UN IP Agency Provides Books to Child Inventors
UN Intellectual Property Agency Provides Books to Develop Child Inventors
New York, Jul 6 2005 1:00PM
Combining facts with fun, games and graphics, the United Nations intellectual property agency is producing new books for children showing them how to proceed from ideas, to IP protection, to commercialization of their inventions as the young “creators of the future.”
The UN World Intellectual Property Organization’s (WIPO) free series for children aged 8 to 14 is called "Learn from the Past, Create the Future" and the first book in the series, sub-titled “Inventions and Patents,” was launched this week.
Young people “are the creators – and the consumers – of tomorrow. Developing a sustainable IP culture must include providing them with positive and informative messages about IP. This new series is a major step in that direction,” WIPO Deputy Director General Rita Hayes said.
The book has easy-to-follow explanations of how patents work, why they are needed and how they contribute to scientific and technological progress, along with the stories behind several successful inventions and thumbnail biographies of some young inventors who have patented and commercialized their ideas.
The series responds to requests from Member States, WIPO said. Buttressing those requests, leading academics, intellectual property policy (IP) advisers and practitioners attending a WIPO International Symposium on Intellectual Property and Education and Research in Geneva last week called on Governments to “start IP education at an early stage, with a view to fostering a culture which respects creativity and which strives to curb IP abuses.”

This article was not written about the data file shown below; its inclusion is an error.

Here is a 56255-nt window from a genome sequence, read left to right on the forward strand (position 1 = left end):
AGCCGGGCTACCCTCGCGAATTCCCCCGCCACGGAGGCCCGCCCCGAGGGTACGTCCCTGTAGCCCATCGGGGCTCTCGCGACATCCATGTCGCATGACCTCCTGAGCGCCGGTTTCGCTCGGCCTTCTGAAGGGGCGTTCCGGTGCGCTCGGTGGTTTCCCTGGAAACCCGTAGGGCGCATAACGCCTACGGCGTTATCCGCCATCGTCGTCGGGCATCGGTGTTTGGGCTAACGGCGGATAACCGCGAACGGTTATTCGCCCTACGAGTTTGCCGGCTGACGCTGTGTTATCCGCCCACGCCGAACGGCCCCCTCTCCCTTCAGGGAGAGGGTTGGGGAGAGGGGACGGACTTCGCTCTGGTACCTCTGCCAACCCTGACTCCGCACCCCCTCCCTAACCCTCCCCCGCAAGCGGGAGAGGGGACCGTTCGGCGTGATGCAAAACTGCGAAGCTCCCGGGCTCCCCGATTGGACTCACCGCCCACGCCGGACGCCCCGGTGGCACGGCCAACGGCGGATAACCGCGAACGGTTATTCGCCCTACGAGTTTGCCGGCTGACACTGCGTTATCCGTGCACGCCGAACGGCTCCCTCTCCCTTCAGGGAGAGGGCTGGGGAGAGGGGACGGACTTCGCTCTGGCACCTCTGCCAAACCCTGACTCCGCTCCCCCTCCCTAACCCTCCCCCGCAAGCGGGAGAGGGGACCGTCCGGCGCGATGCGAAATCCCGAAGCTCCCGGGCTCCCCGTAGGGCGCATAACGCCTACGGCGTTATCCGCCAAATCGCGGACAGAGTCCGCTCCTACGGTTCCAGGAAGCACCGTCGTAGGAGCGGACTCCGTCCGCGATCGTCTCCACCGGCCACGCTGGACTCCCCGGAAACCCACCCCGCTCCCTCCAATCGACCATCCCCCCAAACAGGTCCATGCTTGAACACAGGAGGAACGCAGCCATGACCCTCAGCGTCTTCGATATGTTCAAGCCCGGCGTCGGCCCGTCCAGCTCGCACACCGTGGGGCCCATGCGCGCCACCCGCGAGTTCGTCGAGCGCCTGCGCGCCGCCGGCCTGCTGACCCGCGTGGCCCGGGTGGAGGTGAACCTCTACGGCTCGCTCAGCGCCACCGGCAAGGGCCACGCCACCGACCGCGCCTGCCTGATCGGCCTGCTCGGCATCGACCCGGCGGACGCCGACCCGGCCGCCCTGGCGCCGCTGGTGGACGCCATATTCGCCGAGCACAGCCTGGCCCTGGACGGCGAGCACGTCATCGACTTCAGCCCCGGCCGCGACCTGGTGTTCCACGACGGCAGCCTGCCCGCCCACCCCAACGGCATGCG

The Symposium also recommended strengthening governmental support for IP education and research in the context of socioeconomic development and fostering the inter-disciplinary nature of IP in curricula, bringing in economics, business management, engineering, science and technology, culture, environment and sociology.
With intellectual property (IP) issues spreading from law through economic, cultural and social areas, WIPO Executive Director Yo Takagi told the symposium, “IP education and research are relatively new areas to the international community and academic institutions. In the past, intellectual property was generally limited to the field of law and handled by specialists and corporate lawyers.”
Intellectual assets now need to be crafted in such a way that the right balance is struck between providing incentives for those who hold IP rights and fulfilling a society’s public policy objectives, he said.